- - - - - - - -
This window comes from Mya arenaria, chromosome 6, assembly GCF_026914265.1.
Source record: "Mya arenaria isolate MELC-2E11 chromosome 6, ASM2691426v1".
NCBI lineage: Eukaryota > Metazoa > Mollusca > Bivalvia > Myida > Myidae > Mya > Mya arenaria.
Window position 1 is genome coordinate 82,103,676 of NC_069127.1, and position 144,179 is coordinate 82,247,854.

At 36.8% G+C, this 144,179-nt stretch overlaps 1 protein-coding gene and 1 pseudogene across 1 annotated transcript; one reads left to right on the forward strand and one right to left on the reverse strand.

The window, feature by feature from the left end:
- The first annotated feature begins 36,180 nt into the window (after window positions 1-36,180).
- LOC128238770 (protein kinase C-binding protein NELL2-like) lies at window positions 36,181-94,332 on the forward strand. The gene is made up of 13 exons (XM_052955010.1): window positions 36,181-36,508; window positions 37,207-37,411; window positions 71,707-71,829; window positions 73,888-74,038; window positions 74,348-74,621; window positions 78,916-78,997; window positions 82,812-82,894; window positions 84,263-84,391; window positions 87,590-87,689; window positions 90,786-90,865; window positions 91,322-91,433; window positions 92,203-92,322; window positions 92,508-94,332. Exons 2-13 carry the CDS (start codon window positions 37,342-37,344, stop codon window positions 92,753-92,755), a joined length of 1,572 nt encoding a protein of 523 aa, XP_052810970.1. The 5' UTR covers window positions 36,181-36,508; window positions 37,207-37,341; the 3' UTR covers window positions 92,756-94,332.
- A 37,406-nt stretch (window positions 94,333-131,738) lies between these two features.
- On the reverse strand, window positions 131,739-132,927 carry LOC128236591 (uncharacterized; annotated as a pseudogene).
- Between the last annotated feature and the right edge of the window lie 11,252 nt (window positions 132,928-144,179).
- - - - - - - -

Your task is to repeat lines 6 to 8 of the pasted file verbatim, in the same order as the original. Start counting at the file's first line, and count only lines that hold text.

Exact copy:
The window, feature by feature from the left end:
- The first annotated feature begins 36,180 nt into the window (after window positions 1-36,180).
- LOC128238770 (protein kinase C-binding protein NELL2-like) lies at window positions 36,181-94,332 on the forward strand. The gene is made up of 13 exons (XM_052955010.1): window positions 36,181-36,508; window positions 37,207-37,411; window positions 71,707-71,829; window positions 73,888-74,038; window positions 74,348-74,621; window positions 78,916-78,997; window positions 82,812-82,894; window positions 84,263-84,391; window positions 87,590-87,689; window positions 90,786-90,865; window positions 91,322-91,433; window positions 92,203-92,322; window positions 92,508-94,332. Exons 2-13 carry the CDS (start codon window positions 37,342-37,344, stop codon window positions 92,753-92,755), a joined length of 1,572 nt encoding a protein of 523 aa, XP_052810970.1. The 5' UTR covers window positions 36,181-36,508; window positions 37,207-37,341; the 3' UTR covers window positions 92,756-94,332.